Perspectives on Global Development

OECD Development Centre

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The OECD Development Centre's annual Perspectives on Global Development examines the broad trends and policy issues currently affecting the developing world. Past editions have examined such topics as wealth shifting to the developing world, social cohesion in the light of the shift in global wealth, industrial policy, and boosting productivity.

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Perspectives on Global Development 2013

Perspectives on Global Development 2013

Industrial Policies in a Changing World You do not have access to this content

OECD Development Centre

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21 June 2013
9789264194397 (PDF) ;9789264177116(print)

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First launched in 2010, Perspectives on Global Development (PGD) is OECD’s annual publication on emerging development issues. The PGD takes the new geography of economic growth, poverty and power as a point of departure. Each year, the report identifies, analyses and provides evidence and policy solutions to the most pressing global development challenges in the new multipolar world. It provides an overview of global trends and structural transformations in the world economy and informs policy makers in developing countries on the implications in the formulation and implementation of national policies. Each year, the report focuses on a different topic covering diverse socio-economic facets of development from trade, development finance, infrastructure, production development and innovation to gender, employment, migration, fiscal and social policies.

During the past decade, the global economic centre of gravity has shifted eastwards and southwards, creating new opportunities for economic co-operation, trade and investment but also new challenges. This "shifting wealth" is a game changer for economic policy and is at the centre of the first three editions of the Perspectives on Global Development, which document the phenomenon (PGD 2010) and analyse its implications for social cohesion (PGD 2012) and productive growth strategies (PGD 2013).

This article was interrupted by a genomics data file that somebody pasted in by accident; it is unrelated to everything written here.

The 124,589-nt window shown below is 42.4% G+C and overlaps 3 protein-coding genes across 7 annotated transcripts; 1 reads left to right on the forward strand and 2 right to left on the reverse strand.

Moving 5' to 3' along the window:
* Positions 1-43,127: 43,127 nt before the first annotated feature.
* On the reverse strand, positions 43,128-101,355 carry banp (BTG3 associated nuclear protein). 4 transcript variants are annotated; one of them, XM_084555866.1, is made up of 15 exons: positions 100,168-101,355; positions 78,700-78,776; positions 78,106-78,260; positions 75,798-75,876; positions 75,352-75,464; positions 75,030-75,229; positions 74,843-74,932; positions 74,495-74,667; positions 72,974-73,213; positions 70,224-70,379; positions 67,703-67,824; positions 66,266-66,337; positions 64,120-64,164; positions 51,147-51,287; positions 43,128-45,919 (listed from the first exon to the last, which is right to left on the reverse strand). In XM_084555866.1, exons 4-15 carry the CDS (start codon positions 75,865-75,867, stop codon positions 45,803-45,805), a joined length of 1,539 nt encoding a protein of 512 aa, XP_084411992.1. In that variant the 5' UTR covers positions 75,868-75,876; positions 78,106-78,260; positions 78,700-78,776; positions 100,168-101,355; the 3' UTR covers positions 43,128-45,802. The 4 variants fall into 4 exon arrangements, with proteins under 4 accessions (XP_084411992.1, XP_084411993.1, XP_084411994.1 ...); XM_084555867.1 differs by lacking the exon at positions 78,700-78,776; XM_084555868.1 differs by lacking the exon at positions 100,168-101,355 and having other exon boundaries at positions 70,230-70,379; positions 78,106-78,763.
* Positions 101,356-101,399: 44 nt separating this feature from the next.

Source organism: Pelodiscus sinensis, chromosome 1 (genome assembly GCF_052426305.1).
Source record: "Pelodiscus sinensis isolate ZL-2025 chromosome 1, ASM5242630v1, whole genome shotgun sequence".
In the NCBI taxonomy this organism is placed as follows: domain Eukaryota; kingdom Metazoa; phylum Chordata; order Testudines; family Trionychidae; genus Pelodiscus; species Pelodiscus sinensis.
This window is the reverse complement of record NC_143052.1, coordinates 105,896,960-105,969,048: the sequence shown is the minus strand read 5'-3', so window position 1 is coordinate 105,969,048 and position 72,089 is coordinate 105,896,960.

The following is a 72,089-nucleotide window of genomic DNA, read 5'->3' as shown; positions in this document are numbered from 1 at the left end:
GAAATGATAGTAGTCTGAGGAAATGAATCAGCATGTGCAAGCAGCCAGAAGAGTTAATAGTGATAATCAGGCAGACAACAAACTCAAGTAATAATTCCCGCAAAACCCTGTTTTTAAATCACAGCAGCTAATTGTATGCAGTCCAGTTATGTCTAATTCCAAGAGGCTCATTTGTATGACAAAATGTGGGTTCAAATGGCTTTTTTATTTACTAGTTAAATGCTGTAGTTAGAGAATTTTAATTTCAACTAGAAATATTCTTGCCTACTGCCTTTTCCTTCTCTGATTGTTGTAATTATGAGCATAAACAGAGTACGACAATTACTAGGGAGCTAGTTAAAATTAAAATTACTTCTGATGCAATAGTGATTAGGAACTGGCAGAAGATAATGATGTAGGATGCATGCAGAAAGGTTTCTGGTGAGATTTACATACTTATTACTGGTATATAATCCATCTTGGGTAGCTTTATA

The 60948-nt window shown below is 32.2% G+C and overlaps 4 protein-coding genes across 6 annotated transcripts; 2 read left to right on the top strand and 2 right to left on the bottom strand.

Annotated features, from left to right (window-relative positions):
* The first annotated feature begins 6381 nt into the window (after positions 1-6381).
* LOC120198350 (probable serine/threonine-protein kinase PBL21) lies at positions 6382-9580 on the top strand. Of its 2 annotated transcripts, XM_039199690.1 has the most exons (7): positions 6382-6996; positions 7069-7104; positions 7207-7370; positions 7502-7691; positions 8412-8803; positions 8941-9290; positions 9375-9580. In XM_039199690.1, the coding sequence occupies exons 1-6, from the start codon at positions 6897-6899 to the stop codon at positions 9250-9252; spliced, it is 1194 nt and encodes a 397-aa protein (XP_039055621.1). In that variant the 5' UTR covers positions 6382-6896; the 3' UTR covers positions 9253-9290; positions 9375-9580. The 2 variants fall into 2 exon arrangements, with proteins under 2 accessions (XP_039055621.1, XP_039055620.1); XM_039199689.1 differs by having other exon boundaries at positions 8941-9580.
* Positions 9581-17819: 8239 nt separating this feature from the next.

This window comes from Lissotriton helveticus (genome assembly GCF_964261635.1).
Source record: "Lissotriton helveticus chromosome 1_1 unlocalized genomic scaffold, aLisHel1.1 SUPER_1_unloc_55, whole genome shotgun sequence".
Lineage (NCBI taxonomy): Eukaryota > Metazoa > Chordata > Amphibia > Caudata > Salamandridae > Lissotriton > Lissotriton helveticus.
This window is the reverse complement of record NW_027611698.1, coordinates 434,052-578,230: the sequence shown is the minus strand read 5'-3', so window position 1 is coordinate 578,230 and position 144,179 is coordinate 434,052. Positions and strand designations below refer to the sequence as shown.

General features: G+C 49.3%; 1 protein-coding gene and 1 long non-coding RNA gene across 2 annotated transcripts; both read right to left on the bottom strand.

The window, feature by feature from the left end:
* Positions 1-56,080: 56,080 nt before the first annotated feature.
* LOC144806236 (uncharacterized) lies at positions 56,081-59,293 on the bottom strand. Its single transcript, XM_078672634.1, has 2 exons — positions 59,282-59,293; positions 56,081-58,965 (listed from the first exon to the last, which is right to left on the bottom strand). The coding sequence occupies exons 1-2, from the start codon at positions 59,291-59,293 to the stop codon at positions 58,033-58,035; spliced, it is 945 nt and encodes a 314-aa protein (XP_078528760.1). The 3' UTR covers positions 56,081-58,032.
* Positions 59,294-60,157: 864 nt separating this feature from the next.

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  • Foreword

    Emerging economies and developing countries are playing an increasingly important role as new engines of global growth. The OECD described this gradual shift of the world’s economic centre of gravity from North to South and from West to East in the its first edition of OECD Perspectives on Global Development, published in 2010 under the title Shifting Wealth. In our second edition of this series, Social Cohesion in a Shifting World, published in 2012, we analysed the implications of Shifting Wealth for social cohesion and proposed an integrated policy framework for a sustainable, more cohesive policy agenda.

  • Acronyms and abbreviations
  • Editorial

    The world has undergone profound and rapid transformations over the past decade, with the economic centre of gravity shifting towards Asia and the South. This process was initially driven by the integration of China and India into the world economy, but the story did not end there: a wider number of developing countries have already begun writing the next chapter. They are putting in place industrial policies, aimed at upgrading their productive structure and increasing their participation in global value chains. These policies also respond to a growing awareness about the risk of falling into a middle-income trap and experiencing economic stagnation and turbulence before getting to the desired level of development.